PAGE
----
Oregon’s Umpqua River Valley AVA, situated between the better-known Willamette Valley to the north and the Ashland-anchored Rogue Valley AVA to the south is rural, wild (as in surrounded by wilderness areas) and happily unconventional when it comes to winemaking.
Here are three unusual yet quite beautiful wines I came across on our recent visit.
Straw with gold highlights, this is a skin-contact white wine in the Alsatian style, left on the skins for 14 hours, barrel fermented, lees stirred every week for 4 months, every trick in the book to bring out these toothsome textures.
Aromas of bold baked apple , pear and white flower highlights promise hedonistic vitality and the palate delivers. Intensely honeyed and viscous up front, it features a textured midpalate with layers of prickle on top of puckering, stony minerality with etched tannins providing subterranean heft. The finish is long, driven by clean fresh fruit and Riesling’s scintillating acidity. Off dry but not a dessert wine.
A very big wine, broad shouldered but full of sensuous charm like Karen Oh’s Maps
Reustle Prayer Rock Vineyards Grüner Veltliner Winemaker’s Reserve Umpqua Valley 2014
A varietal seldom grown in the U.S. but introduced by Reustle, I’ve never tasted a domestic Grüner this good. Showing white pepper, fruit salad, and quince paste, the nose is tranquil, pretty but restrained. It’s sumptuous yet weightless in the mouth, off-dry, with rich honeydew and orange peel set off by burgeoning minerality closing the midpalate. The textural evolution is lovely transitioning from lush to a more bracing experience with a granular weave to a finish like pure spring water but with chalk and incisive acidity providing heft.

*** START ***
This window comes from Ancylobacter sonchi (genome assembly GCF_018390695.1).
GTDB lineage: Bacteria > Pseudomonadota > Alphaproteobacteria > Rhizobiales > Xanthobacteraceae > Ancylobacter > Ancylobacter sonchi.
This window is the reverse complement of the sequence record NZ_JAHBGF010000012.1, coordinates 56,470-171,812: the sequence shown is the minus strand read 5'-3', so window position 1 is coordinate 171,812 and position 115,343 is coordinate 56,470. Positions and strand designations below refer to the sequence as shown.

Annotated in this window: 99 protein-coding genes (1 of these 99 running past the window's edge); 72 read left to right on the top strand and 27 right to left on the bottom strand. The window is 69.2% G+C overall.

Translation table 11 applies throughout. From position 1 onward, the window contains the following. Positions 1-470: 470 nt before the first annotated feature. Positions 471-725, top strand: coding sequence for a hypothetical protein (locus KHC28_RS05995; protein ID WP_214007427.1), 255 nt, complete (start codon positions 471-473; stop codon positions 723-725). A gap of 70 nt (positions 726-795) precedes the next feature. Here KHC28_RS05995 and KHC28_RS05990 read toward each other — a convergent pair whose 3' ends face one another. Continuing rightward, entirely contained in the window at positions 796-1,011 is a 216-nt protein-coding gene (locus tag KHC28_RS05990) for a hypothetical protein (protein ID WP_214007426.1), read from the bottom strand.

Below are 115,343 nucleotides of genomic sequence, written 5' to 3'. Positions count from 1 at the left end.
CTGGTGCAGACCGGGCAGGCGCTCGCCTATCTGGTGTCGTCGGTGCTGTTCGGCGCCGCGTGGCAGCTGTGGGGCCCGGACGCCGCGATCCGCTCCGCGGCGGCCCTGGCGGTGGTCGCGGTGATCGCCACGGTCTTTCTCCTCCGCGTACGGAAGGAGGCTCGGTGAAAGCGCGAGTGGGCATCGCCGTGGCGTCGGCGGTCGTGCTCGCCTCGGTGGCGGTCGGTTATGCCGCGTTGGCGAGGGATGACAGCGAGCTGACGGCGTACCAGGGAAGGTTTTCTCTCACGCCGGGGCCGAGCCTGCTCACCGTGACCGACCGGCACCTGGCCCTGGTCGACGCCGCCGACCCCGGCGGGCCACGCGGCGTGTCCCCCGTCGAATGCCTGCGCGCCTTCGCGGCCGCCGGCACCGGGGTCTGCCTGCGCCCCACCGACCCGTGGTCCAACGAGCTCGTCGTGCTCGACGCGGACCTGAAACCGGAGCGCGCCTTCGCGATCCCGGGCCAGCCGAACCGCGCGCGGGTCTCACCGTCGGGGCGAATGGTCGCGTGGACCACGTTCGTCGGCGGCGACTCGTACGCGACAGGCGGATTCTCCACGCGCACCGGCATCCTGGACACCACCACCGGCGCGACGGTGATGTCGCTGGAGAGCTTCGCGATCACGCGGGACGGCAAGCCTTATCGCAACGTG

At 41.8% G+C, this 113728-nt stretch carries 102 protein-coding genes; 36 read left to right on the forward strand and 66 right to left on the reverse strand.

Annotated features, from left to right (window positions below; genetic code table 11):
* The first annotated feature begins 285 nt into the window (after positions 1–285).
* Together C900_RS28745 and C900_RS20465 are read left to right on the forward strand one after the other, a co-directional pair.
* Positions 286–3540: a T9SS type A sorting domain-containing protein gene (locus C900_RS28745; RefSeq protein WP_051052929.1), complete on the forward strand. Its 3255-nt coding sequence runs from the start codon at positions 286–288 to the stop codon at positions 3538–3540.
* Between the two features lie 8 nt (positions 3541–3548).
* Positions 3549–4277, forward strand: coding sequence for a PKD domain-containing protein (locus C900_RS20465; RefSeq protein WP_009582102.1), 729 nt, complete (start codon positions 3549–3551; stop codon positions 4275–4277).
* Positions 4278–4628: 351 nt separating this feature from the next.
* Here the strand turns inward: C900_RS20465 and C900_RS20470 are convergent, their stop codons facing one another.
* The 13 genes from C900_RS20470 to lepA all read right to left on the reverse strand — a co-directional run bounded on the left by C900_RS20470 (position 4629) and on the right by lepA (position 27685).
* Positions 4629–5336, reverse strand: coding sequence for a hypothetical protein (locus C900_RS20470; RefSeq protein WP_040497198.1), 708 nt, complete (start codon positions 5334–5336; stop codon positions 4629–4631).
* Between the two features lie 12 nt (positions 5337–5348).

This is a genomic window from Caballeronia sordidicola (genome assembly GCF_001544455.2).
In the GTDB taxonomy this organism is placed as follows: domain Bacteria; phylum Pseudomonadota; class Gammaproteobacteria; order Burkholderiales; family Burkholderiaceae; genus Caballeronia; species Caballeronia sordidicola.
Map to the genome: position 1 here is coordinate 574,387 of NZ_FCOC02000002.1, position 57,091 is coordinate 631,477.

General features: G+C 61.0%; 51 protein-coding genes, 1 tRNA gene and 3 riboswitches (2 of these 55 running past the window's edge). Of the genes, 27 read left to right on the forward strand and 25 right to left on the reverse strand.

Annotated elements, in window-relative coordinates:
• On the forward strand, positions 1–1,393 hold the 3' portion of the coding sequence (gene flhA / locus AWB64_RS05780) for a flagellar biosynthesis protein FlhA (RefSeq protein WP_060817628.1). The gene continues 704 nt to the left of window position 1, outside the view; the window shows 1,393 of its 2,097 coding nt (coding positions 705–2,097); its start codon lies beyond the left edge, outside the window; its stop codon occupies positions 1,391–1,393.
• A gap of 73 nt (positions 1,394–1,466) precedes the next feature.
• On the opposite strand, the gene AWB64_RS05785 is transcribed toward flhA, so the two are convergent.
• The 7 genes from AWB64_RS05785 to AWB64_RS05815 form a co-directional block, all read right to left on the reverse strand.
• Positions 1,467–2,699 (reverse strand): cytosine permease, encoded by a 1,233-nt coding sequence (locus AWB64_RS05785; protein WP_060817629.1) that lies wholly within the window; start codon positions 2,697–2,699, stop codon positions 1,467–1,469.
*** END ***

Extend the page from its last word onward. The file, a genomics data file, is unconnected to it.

The overall impression is of fresh vitality but the slow evolution brings thoughts of the past, wistful and reflective like Diana Krall’s Departure Bay
Hillcrest Vineyards “Arpad” Bull’s Blood Reserva Umpqua Valley 2009
Bull’s blood, (aka Egri Bikavér) is a legendary Hungarian wine, earning it’s name in a 16th Century war with Turkish invaders. The local wine was alleged to be fortified with bull’s blood giving the troops the courage to hold off the siege. Typically a Kékfrankos–based blend, the Hungarian versions I’ve tasted are bold and rustic. This version from Oregon’s Hillcrest Vineyards carries on that old world tradition in the new world.
New leather, damp leaves, with a dried fig foundation, floral notes from the pinot, hints of vanilla with aeration—there’s a lot going on here as there should be when you put Cabernet Sauvignon, Pinot Noir, and Tempranillo in the same bottle.
On the palate a rush of high acidity appears straight off, introducing a steely midpalate with coffee highlights and then a tense, galvanic finish unfolding on finely knit tannins. Pretty with aromatic depth, but it’s not for the fainthearted. It has a tough, rustic charm with a distinctive personality and an odd relationship with oxygen. It is full and lush out of the bottle but 5-10 minutes in the glass finds the fruit power receding replaced by clerical severity.
What better music to pair with Bull’s Blood than this traditional Hungarian folk song performed by an incredibly talented duo.